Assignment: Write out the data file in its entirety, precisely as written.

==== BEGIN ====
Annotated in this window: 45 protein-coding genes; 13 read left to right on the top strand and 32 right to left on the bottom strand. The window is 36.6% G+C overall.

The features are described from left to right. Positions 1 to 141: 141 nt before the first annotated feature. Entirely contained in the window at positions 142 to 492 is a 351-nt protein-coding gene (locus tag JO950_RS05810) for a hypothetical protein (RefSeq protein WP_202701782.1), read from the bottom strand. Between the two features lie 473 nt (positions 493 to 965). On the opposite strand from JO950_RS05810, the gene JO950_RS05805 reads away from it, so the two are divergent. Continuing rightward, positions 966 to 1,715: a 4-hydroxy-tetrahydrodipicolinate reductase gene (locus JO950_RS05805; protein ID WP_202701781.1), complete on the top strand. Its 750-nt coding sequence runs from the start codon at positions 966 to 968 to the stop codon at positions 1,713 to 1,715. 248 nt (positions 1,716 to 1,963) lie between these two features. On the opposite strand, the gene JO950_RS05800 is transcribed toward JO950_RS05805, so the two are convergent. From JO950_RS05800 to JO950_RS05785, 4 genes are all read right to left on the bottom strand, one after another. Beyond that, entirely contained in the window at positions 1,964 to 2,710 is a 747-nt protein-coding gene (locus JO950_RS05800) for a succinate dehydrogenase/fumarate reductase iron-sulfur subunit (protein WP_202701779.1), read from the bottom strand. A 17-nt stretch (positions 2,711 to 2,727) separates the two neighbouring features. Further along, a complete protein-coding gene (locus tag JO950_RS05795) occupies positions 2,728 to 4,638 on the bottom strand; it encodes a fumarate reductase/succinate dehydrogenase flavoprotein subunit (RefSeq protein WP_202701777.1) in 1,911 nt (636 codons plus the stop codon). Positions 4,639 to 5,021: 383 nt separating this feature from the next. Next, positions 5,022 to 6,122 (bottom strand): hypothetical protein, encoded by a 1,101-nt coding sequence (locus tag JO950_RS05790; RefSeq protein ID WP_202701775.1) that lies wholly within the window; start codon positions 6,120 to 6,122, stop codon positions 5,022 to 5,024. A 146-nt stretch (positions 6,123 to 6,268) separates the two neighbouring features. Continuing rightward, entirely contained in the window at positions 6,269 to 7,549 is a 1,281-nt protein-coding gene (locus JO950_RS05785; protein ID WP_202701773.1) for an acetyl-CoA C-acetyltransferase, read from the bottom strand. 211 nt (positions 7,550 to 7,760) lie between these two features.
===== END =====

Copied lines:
Annotated in this window: 45 protein-coding genes; 13 read left to right on the top strand and 32 right to left on the bottom strand. The window is 36.6% G+C overall.

The features are described from left to right. Positions 1 to 141: 141 nt before the first annotated feature. Entirely contained in the window at positions 142 to 492 is a 351-nt protein-coding gene (locus tag JO950_RS05810) for a hypothetical protein (RefSeq protein WP_202701782.1), read from the bottom strand. Between the two features lie 473 nt (positions 493 to 965). On the opposite strand from JO950_RS05810, the gene JO950_RS05805 reads away from it, so the two are divergent. Continuing rightward, positions 966 to 1,715: a 4-hydroxy-tetrahydrodipicolinate reductase gene (locus JO950_RS05805; protein ID WP_202701781.1), complete on the top strand. Its 750-nt coding sequence runs from the start codon at positions 966 to 968 to the stop codon at positions 1,713 to 1,715. 248 nt (positions 1,716 to 1,963) lie between these two features. On the opposite strand, the gene JO950_RS05800 is transcribed toward JO950_RS05805, so the two are convergent. From JO950_RS05800 to JO950_RS05785, 4 genes are all read right to left on the bottom strand, one after another. Beyond that, entirely contained in the window at positions 1,964 to 2,710 is a 747-nt protein-coding gene (locus JO950_RS05800) for a succinate dehydrogenase/fumarate reductase iron-sulfur subunit (protein WP_202701779.1), read from the bottom strand. A 17-nt stretch (positions 2,711 to 2,727) separates the two neighbouring features. Further along, a complete protein-coding gene (locus tag JO950_RS05795) occupies positions 2,728 to 4,638 on the bottom strand; it encodes a fumarate reductase/succinate dehydrogenase flavoprotein subunit (RefSeq protein WP_202701777.1) in 1,911 nt (636 codons plus the stop codon). Positions 4,639 to 5,021: 383 nt separating this feature from the next. Next, positions 5,022 to 6,122 (bottom strand): hypothetical protein, encoded by a 1,101-nt coding sequence (locus tag JO950_RS05790; RefSeq protein ID WP_202701775.1) that lies wholly within the window; start codon positions 6,120 to 6,122, stop codon positions 5,022 to 5,024. A 146-nt stretch (positions 6,123 to 6,268) separates the two neighbouring features. Continuing rightward, entirely contained in the window at positions 6,269 to 7,549 is a 1,281-nt protein-coding gene (locus JO950_RS05785; protein ID WP_202701773.1) for an acetyl-CoA C-acetyltransferase, read from the bottom strand. 211 nt (positions 7,550 to 7,760) lie between these two features.